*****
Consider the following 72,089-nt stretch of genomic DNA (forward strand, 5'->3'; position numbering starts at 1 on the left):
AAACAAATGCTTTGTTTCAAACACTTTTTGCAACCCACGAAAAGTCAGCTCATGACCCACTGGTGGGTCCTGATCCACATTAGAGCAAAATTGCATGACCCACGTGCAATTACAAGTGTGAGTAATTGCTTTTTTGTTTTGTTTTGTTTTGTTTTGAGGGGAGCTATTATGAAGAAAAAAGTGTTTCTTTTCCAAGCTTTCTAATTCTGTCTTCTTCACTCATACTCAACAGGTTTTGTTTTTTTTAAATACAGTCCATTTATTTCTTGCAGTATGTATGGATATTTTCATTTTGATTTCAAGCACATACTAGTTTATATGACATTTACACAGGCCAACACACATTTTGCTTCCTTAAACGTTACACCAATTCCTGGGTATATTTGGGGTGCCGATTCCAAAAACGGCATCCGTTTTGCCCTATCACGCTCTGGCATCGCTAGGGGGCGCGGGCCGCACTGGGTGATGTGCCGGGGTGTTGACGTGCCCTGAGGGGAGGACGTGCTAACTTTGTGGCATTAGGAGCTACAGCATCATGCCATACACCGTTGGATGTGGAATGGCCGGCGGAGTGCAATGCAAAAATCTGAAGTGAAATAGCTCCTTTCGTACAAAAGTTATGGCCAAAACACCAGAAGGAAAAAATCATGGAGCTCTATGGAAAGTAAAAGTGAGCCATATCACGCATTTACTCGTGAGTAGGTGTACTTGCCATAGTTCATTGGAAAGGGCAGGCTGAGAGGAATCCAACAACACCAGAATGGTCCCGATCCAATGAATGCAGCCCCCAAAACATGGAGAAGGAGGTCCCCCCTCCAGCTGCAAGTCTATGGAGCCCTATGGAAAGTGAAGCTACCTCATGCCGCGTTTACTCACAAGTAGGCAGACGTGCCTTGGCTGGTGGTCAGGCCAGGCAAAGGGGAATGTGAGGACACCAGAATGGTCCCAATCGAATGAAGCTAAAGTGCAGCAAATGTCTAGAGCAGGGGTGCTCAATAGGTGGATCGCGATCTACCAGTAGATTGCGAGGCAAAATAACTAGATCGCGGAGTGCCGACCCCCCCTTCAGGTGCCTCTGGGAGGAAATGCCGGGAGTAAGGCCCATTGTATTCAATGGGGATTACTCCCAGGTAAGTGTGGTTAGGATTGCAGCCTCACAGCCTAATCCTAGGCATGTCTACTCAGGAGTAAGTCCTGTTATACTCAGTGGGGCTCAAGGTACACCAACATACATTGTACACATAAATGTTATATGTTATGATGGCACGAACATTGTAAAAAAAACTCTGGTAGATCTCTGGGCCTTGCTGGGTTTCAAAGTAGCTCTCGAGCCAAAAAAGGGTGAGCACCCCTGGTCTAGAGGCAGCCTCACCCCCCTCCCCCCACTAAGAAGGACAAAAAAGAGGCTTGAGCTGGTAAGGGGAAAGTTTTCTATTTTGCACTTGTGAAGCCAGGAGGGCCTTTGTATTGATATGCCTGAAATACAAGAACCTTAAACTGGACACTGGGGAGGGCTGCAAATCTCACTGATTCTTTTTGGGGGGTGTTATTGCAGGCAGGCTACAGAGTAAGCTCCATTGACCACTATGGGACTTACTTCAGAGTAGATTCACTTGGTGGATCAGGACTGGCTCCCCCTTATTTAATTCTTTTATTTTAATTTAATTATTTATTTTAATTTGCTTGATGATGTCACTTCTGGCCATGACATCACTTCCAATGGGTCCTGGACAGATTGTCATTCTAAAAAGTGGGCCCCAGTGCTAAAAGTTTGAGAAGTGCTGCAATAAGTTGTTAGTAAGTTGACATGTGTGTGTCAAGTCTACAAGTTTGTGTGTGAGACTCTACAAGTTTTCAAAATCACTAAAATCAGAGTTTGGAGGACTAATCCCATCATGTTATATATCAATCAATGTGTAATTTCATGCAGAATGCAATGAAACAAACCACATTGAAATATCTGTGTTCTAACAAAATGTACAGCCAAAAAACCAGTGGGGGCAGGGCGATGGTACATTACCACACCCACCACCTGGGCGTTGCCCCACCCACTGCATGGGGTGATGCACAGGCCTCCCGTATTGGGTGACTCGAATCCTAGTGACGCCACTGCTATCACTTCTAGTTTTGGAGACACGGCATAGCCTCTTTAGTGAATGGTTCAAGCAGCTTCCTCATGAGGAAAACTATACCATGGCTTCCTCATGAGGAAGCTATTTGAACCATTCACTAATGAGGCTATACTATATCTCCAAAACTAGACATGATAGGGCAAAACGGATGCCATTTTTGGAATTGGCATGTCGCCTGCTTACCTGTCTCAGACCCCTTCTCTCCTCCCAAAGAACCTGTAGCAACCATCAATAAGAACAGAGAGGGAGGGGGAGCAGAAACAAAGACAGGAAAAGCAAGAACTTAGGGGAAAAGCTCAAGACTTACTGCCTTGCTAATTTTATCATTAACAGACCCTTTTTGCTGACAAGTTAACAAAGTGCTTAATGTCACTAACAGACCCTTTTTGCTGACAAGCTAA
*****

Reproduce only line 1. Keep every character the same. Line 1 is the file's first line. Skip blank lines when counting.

Consider the following 72,089-nt stretch of genomic DNA (forward strand, 5'->3'; position numbering starts at 1 on the left):